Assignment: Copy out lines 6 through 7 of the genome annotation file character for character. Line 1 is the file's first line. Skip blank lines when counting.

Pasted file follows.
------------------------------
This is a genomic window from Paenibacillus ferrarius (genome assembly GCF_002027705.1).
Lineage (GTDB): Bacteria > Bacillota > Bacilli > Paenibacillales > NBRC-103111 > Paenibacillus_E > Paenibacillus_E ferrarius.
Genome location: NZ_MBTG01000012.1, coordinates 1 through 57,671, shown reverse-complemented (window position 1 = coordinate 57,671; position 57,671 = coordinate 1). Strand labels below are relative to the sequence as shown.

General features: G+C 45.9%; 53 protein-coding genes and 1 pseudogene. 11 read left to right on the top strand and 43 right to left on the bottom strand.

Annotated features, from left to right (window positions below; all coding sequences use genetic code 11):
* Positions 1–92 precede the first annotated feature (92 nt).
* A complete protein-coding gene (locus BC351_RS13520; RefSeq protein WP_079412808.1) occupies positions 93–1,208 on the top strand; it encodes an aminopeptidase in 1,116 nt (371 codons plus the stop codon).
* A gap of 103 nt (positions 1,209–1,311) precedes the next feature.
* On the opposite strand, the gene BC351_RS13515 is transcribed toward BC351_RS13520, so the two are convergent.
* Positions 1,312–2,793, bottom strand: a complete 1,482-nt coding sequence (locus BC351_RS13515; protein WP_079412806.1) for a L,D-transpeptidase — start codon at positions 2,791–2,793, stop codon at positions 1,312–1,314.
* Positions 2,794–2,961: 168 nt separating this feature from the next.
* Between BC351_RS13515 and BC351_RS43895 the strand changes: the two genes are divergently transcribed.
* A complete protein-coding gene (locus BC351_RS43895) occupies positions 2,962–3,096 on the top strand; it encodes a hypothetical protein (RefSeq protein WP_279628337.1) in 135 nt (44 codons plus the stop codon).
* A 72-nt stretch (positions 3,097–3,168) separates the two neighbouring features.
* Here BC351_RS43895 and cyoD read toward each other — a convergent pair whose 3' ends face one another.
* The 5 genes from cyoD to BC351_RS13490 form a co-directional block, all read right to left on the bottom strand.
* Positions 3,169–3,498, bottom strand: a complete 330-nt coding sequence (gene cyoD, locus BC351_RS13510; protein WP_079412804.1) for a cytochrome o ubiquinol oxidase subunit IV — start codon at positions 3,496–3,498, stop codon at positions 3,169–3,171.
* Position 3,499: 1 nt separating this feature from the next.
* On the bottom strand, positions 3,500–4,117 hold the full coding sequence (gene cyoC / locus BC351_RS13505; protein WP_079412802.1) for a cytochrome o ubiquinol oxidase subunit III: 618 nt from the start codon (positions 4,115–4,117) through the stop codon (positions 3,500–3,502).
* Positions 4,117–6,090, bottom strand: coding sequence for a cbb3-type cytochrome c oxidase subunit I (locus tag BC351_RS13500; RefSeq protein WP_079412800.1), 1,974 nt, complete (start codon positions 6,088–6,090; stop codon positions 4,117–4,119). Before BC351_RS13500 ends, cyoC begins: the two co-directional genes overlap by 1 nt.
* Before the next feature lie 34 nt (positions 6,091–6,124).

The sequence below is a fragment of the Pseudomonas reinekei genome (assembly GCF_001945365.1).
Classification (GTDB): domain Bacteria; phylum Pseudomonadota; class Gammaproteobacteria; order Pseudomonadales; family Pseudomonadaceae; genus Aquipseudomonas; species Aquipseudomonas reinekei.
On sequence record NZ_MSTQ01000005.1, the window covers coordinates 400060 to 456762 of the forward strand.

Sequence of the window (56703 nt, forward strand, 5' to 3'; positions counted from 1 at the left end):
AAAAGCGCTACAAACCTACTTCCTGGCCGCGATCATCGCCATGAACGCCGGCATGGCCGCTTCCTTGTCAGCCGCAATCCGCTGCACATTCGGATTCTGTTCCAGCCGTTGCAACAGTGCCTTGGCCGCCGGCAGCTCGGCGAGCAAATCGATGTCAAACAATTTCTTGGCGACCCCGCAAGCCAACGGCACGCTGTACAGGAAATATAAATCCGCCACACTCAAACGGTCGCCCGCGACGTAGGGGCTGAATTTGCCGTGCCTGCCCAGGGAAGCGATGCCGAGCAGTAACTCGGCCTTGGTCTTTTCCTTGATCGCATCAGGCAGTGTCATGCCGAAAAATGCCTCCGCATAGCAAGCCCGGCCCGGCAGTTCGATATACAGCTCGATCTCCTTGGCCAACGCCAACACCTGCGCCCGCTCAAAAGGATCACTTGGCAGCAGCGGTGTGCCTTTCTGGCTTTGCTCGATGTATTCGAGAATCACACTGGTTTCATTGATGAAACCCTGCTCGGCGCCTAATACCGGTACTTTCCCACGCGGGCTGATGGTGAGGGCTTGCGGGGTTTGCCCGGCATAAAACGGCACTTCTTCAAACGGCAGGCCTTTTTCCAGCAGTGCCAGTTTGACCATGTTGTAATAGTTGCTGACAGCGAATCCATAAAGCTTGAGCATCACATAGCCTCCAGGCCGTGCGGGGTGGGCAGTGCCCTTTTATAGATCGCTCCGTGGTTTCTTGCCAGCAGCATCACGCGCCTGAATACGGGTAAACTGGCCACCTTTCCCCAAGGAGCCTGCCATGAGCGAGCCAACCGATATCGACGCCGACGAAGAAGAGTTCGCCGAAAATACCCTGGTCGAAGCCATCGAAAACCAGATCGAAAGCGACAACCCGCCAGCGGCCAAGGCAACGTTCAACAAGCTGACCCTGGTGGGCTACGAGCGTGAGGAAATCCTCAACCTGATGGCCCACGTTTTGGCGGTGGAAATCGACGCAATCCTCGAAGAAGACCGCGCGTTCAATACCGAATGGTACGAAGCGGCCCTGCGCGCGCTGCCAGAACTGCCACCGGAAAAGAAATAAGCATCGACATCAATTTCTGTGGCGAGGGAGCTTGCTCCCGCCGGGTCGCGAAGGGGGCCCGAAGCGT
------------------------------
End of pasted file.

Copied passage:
* Positions 1–92 precede the first annotated feature (92 nt).
* A complete protein-coding gene (locus BC351_RS13520; RefSeq protein WP_079412808.1) occupies positions 93–1,208 on the top strand; it encodes an aminopeptidase in 1,116 nt (371 codons plus the stop codon).